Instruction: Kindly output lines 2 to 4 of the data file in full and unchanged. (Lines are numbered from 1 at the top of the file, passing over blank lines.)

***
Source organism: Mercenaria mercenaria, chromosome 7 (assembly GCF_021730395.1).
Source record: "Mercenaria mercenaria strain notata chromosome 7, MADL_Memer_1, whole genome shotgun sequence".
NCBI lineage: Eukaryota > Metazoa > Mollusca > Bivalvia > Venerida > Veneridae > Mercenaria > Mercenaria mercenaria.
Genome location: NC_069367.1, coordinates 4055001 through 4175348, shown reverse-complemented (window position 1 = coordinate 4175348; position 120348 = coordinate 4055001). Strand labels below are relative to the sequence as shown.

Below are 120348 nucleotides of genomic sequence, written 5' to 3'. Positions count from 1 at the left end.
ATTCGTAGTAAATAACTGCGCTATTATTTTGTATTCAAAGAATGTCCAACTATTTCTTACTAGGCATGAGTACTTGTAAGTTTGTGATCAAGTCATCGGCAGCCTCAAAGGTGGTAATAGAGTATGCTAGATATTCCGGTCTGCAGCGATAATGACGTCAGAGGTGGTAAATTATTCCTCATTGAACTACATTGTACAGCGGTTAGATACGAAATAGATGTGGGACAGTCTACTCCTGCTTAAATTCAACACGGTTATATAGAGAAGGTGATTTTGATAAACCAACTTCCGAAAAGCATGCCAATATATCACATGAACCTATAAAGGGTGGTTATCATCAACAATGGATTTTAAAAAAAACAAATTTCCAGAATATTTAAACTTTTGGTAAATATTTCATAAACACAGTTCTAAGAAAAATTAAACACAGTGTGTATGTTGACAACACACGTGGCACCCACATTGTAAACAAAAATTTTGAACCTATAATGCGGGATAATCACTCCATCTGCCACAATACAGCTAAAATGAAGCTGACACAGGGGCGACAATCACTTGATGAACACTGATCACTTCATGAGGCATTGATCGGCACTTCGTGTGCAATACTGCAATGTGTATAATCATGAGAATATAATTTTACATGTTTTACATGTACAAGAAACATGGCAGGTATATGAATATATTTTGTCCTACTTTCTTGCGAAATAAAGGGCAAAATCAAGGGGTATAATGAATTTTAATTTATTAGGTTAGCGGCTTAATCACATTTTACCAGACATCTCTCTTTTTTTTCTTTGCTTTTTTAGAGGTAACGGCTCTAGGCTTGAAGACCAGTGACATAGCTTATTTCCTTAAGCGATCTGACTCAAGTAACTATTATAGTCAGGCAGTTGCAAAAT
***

Source record: "Mercenaria mercenaria strain notata chromosome 7, MADL_Memer_1, whole genome shotgun sequence".
NCBI lineage: Eukaryota > Metazoa > Mollusca > Bivalvia > Venerida > Veneridae > Mercenaria > Mercenaria mercenaria.
Genome location: NC_069367.1, coordinates 4055001 through 4175348, shown reverse-complemented (window position 1 = coordinate 4175348; position 120348 = coordinate 4055001). Strand labels below are relative to the sequence as shown.